Ofsted changes: What reforms will be made to school inspections after death of headteacher Ruth Perry

Watch more of our videos on Shots! 
and live on Freeview channel 276
Visit Shots! now

This article contains affiliate links. We may earn a small commission on items purchased through this article, but that does not affect our editorial judgement.

Ofsted have proposed a number of changes after the death of headteacher Ruth Perry

Ofsted have announced a number of reforms following the death of headteacher Ruth Perry earlier this year. But the changes have been criticised by unions and Ms Perry's family, who say they don't go far enough.

Chief inspector Amanda Spielman said Ofsted are listening to concerns raised following the death of the head from Caversham Primary School in Reading. She took her own life after her school was downgraded by the inspectorate.

Hide Ad
Hide Ad

Her sister, Professor Julia Waters has said the changes are "a start" but do not "adequately address the many problems that the system creates". Sky News is reporting that the reforms do not remove single word judgements.

The changes include the launch of a formal consultation on changes to the complaints system, aimed at resolving them more quickly. They also include:

  • While schools will also be given more information about the timing of their inspections, inspection teams will still turn up with only a day's notice, but there will be "more clarity" about the year schools could be inspected.
  • Reports will also refer to the school, rather than individuals, when discussing areas of weakness from September onwards.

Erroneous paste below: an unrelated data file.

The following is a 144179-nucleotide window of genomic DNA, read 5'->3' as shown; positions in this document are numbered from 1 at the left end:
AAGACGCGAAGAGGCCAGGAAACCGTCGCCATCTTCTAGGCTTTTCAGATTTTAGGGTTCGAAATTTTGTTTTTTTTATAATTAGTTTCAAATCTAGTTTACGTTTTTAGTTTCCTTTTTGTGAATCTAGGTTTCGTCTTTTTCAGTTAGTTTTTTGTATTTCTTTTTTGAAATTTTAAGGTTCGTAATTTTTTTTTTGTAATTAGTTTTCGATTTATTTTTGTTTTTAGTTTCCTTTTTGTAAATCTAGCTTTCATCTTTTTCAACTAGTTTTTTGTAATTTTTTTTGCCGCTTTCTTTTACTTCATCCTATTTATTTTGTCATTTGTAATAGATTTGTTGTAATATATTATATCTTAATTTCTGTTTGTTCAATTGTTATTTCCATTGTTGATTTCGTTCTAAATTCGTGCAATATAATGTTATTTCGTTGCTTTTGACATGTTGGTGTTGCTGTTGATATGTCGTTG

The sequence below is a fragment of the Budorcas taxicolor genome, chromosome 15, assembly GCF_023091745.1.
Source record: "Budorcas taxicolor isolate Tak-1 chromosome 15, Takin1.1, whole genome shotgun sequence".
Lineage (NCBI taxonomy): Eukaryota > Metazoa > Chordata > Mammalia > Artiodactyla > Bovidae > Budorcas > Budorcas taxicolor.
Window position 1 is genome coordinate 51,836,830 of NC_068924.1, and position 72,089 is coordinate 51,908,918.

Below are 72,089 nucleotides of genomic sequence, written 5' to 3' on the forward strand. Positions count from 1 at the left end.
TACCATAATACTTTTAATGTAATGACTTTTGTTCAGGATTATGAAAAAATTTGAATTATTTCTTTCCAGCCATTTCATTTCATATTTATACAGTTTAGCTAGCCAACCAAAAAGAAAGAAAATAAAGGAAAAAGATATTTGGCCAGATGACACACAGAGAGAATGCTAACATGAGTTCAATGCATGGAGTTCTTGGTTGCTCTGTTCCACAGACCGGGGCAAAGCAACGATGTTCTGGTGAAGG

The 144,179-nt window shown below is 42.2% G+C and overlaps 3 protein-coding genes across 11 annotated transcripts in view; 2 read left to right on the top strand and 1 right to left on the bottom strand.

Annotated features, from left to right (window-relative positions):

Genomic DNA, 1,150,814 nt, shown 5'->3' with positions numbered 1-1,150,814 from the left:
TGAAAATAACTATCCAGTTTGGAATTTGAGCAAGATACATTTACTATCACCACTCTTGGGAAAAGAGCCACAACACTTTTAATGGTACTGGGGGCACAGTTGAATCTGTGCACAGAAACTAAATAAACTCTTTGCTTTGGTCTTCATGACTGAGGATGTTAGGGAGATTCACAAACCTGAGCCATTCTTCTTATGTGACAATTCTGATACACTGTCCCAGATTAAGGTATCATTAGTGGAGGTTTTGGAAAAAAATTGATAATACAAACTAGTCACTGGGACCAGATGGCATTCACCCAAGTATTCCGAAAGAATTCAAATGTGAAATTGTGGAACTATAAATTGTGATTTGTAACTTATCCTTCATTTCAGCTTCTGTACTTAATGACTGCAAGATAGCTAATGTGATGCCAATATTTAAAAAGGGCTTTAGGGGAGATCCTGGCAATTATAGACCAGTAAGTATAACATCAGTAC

• Schools graded inadequate overall only due to ineffective safeguarding will see inspectors return within three months of an inspection report being published. This is currently quicker than has previously been the case. If the school has been able to resolve the safeguarding concerns it is likely to see its overall grade improve.
  • Schools will also be given more clarity about the threshold for effective versus ineffective safeguarding from September.
  • A programme to provide well-being help for teachers will be expanded by March 2024.

Gillian Keegan, Secretary of State for Education said: "Ofsted is central to this government’s success in raising school standards, and it is right it continues to evolve. We must ensure our school leaders have the support they need, which is why today we are significantly expanding our wellbeing support.

"This expansion will help make sure head teachers have access to support whenever they need it. Taken together, today’s announcements are a really important step. I have committed to continuing our work on improving the way we inspect our schools with Ofsted and the family of Ruth Perry following her tragic death."

Comment Guidelines

National World encourages reader discussion on our stories. User feedback, insights and back-and-forth exchanges add a rich layer of context to reporting. Please review our Community Guidelines before commenting.